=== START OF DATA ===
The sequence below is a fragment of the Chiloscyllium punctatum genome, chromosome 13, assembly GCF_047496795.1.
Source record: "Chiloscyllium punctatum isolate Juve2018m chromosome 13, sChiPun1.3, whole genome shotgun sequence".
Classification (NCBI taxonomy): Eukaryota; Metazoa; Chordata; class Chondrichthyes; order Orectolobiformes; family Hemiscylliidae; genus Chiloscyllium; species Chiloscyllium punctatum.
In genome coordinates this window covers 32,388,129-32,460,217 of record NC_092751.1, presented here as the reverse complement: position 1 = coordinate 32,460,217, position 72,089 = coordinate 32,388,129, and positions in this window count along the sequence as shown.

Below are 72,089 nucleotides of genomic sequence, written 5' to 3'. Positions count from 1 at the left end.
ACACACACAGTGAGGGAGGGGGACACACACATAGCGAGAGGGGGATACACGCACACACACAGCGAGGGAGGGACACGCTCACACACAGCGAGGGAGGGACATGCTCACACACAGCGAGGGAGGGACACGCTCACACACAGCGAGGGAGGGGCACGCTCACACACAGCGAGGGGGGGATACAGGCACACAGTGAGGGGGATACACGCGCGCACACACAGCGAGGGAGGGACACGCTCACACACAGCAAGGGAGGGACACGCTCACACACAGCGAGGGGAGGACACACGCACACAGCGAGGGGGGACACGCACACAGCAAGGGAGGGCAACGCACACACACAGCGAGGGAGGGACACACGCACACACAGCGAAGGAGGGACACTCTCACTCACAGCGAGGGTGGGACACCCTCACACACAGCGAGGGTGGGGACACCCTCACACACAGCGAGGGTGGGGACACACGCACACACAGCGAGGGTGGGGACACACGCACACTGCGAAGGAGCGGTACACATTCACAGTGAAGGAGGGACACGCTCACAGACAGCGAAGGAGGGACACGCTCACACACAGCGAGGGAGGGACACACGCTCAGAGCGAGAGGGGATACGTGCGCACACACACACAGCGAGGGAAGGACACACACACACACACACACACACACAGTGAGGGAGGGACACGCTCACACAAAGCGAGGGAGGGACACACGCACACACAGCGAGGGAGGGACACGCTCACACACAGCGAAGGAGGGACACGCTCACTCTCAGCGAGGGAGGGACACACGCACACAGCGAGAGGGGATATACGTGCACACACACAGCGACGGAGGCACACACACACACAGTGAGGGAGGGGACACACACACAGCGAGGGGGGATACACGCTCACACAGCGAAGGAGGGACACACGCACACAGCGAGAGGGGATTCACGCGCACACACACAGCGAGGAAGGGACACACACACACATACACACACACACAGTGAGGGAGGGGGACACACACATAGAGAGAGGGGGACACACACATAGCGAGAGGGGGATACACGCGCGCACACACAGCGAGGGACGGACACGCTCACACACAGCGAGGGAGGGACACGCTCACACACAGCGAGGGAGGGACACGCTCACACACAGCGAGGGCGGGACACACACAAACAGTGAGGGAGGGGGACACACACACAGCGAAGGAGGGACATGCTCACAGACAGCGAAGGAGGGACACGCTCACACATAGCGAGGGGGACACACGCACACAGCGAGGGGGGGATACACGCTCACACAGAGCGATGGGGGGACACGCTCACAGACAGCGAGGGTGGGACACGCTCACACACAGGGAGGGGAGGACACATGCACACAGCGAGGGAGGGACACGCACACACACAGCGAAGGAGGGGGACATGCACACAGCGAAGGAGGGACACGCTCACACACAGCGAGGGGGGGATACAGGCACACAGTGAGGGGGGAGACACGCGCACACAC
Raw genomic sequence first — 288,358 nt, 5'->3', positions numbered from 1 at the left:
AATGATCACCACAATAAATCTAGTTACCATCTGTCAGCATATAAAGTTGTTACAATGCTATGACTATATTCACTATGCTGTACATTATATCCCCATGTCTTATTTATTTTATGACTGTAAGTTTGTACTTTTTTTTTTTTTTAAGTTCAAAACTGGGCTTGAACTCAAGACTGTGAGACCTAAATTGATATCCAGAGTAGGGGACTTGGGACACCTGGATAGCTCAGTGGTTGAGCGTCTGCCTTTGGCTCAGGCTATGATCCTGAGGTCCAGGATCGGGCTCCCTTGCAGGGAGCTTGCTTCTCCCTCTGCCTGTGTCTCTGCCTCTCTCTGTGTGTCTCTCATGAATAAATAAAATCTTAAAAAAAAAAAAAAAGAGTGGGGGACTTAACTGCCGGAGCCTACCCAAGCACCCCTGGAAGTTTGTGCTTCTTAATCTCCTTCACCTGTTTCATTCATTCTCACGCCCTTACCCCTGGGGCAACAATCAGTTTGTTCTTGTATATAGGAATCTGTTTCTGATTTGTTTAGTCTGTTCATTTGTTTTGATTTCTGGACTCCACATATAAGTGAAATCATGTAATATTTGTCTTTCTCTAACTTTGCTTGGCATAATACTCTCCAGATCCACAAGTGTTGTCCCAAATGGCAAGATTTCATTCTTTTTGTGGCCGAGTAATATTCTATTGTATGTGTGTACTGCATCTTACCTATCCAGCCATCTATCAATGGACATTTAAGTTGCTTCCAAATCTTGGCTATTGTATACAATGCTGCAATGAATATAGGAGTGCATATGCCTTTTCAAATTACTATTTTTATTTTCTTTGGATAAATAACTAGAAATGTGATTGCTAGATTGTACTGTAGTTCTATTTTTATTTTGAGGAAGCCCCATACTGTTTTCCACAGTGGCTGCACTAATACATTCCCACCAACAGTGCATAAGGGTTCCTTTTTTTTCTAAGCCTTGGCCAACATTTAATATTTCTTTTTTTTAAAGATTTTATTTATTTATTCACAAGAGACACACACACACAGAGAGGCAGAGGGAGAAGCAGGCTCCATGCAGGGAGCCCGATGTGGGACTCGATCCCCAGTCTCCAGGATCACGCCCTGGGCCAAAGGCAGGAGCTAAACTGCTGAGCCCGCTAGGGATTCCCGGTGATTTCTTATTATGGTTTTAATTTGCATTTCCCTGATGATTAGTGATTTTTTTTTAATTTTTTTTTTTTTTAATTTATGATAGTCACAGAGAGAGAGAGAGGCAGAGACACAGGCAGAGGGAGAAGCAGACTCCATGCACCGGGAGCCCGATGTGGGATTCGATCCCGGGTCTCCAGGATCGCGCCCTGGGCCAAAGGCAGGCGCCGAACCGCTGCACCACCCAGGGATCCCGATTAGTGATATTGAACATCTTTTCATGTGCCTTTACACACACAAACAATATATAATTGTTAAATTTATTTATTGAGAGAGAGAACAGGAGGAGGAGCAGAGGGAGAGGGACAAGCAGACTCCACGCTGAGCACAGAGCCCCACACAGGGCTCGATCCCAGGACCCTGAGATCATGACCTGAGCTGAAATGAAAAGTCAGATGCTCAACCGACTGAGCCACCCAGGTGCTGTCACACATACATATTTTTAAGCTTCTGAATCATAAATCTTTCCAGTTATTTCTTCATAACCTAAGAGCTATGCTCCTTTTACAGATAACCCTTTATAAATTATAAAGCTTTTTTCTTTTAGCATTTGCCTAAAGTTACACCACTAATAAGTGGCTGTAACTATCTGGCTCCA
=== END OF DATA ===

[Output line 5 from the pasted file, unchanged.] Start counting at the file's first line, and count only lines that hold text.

Below are 72,089 nucleotides of genomic sequence, written 5' to 3'. Positions count from 1 at the left end.